FAQ about Fire Extinguishers

Stored-Pressure Extinguishers compact the Dry Chemical.

NO! Stored-pressure fire extinguishers have pressure being exerted from the top. This helps to keep the chemical fluidized during storage and compaction tests (this is also the reason for always pressurizing units through the valve and downtube). The pressurizing gas is present between dry chemical particles and when the valve is opened, the pressurizing gas expands and discharges the chemical. ALL tested extinguishers are subjected to vibration and compaction tests regardless of the design.

Cartridge operated extinguishers are not under constant pressure and as a result they are susceptible to tampering, (fill caps loosened, cartridges loosened, hoses loosened), and the chemical may be compromised with moisture or foreign objects. Cartridge operated extinguishers, by design, are more susceptible to moisture intrusion than stored pressure extinguishers.

Extinguishers with high Ratings will put out larger fires.

Ratings have never put out a fire, fire extinguishers in the hands of capable operators put out fires. Fire tests are run on only one type of fire. The larger the fire, the larger the rating and the longer the extinguisher must discharge. So the rating is a statement of the capability of the extinguisher in very precise conditions.

Stainless Steel Extinguishers can’t corrode.

While stainless steel is LESS SUSCEPTIBLE to corrosion, and is far superior for construction of water and foam extinguishers, that does not take away the possibility of corrosion. Quality of water supplies used to refill water and foam extinguishers varies greatly. The amount of Chlorine and Chlorides in these water supplies will have an effect. As little as 30 Parts Per Million (PPM) of Chlorine will cause stainless steel to corrode. Installing stainless steel extinguishers in salt atmosphere environments may also corrode the outside of the shell over a period of time. It has been our experience that stainless steel extinguishers left OUTSIDE, UNCOVERED IN COASTAL ENVIRONMENTS DO VERY WELL, since rain is allowed to wash off built up salt. If the same extinguisher is put into an UNVENTILATED CABINET OR HAS A COVER IT CORRODES VERY QUICKLY.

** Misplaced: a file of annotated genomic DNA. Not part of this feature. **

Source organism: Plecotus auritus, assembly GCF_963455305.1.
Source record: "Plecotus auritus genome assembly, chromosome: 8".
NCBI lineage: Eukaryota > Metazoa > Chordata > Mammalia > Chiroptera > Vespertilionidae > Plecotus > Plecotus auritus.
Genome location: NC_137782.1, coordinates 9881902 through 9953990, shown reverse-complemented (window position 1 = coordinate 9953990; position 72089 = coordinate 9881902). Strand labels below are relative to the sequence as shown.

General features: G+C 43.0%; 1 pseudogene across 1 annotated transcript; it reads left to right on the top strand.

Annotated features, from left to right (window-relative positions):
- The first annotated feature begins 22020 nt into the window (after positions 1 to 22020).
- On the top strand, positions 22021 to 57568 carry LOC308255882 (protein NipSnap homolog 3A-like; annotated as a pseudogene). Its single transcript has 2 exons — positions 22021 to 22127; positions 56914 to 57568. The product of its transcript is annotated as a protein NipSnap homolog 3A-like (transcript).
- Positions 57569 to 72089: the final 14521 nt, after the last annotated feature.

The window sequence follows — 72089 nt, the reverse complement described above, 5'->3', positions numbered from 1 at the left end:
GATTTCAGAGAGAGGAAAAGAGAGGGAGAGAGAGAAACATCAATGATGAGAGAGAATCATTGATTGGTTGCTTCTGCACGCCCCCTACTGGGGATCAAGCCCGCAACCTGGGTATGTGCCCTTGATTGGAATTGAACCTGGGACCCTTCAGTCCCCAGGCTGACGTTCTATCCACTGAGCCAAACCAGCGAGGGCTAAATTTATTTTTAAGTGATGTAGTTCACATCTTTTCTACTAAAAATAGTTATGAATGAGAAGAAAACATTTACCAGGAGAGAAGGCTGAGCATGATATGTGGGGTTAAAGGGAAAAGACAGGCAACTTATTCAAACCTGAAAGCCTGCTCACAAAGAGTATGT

Cleaning of Extinguishers.

Cleaning of units is useful on all fronts. It means someone has looked at the unit recently, a clean unit makes any problems that may exist become more evident, it won’t blend in with the background, helps to remove dirt and moisture trapped in the dirt that can lead to corrosion, thus extending the life of the extinguisher. Goto top of page

Alcohol Type foams are applied the same as other foams.

All flammable liquid fires are not alike; neither are all foams. The right foam must be used the right way in order to put out different flammable liquid fires. Foam concentrates, such as the FFFP, are designed for use on alcohol fires (including other polar solvents such as MEK, methanol and glycol) have an additive called a copolymer. When this type of foam makes contact with a polar solvent, a membrane is formed by the copolymer. You can see this membrane on the surface of the fuel. It looks almost like the skim you would see on milk after it has been heated. It is this membrane or skim that puts the fire out and secures the vapors. In order to allow this membrane to form, you can’t disturb the fuel surface when the foam is being applied. This means that you can’t just stand back and “lob” the foam in to the middle of the fuel. Instead, the foam must be gently bounced off an object either in back or in front of the fuel and allowed to gently flow over the surface. The more gentle the application of the foam, the more likely the membrane will form. The foam will seem to just “disappear” when it hits the surface if the membrane isn’t allowed to form. This is happening because the polar solvent is pulling the water out of the bubbles and breaking down the foam.